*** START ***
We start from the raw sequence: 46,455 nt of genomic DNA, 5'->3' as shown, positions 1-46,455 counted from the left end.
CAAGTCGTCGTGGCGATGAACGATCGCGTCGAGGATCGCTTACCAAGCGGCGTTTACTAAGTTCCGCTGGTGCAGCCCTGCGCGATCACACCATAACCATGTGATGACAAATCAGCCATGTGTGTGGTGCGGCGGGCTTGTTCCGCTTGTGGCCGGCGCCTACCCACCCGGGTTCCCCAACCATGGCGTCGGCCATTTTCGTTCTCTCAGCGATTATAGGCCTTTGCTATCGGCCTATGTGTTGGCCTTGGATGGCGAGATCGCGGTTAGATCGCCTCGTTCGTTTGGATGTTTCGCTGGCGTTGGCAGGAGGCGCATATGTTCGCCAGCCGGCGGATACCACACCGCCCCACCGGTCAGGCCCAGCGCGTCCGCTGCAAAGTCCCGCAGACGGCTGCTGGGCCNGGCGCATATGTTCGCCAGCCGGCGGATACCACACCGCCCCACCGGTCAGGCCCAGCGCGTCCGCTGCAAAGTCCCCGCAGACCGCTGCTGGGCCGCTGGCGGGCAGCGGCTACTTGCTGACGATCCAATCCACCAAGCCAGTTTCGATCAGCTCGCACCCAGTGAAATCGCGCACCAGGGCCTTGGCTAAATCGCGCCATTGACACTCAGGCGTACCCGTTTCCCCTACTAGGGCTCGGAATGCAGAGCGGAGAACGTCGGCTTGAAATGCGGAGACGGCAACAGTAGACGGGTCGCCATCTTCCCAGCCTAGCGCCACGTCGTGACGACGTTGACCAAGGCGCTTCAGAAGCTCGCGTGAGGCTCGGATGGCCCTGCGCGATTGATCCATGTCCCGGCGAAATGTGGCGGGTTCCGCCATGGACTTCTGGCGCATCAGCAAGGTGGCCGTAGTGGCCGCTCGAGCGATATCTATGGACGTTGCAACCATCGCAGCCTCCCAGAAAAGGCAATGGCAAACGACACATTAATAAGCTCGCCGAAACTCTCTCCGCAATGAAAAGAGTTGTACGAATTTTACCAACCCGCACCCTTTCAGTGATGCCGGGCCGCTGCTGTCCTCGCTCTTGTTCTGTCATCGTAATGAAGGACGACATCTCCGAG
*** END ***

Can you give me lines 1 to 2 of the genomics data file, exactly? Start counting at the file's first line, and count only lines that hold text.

We start from the raw sequence: 46,455 nt of genomic DNA, 5'->3' as shown, positions 1-46,455 counted from the left end.
CAAGTCGTCGTGGCGATGAACGATCGCGTCGAGGATCGCTTACCAAGCGGCGTTTACTAAGTTCCGCTGGTGCAGCCCTGCGCGATCACACCATAACCATGTGATGACAAATCAGCCATGTGTGTGGTGCGGCGGGCTTGTTCCGCTTGTGGCCGGCGCCTACCCACCCGGGTTCCCCAACCATGGCGTCGGCCATTTTCGTTCTCTCAGCGATTATAGGCCTTTGCTATCGGCCTATGTGTTGGCCTTGGATGGCGAGATCGCGGTTAGATCGCCTCGTTCGTTTGGATGTTTCGCTGGCGTTGGCAGGAGGCGCATATGTTCGCCAGCCGGCGGATACCACACCGCCCCACCGGTCAGGCCCAGCGCGTCCGCTGCAAAGTCCCGCAGACGGCTGCTGGGCCNGGCGCATATGTTCGCCAGCCGGCGGATACCACACCGCCCCACCGGTCAGGCCCAGCGCGTCCGCTGCAAAGTCCCCGCAGACCGCTGCTGGGCCGCTGGCGGGCAGCGGCTACTTGCTGACGATCCAATCCACCAAGCCAGTTTCGATCAGCTCGCACCCAGTGAAATCGCGCACCAGGGCCTTGGCTAAATCGCGCCATTGACACTCAGGCGTACCCGTTTCCCCTACTAGGGCTCGGAATGCAGAGCGGAGAACGTCGGCTTGAAATGCGGAGACGGCAACAGTAGACGGGTCGCCATCTTCCCAGCCTAGCGCCACGTCGTGACGACGTTGACCAAGGCGCTTCAGAAGCTCGCGTGAGGCTCGGATGGCCCTGCGCGATTGATCCATGTCCCGGCGAAATGTGGCGGGTTCCGCCATGGACTTCTGGCGCATCAGCAAGGTGGCCGTAGTGGCCGCTCGAGCGATATCTATGGACGTTGCAACCATCGCAGCCTCCCAGAAAAGGCAATGGCAAACGACACATTAATAAGCTCGCCGAAACTCTCTCCGCAATGAAAAGAGTTGTACGAATTTTACCAACCCGCACCCTTTCAGTGATGCCGGGCCGCTGCTGTCCTCGCTCTTGTTCTGTCATCGTAATGAAGGACGACATCTCCGAG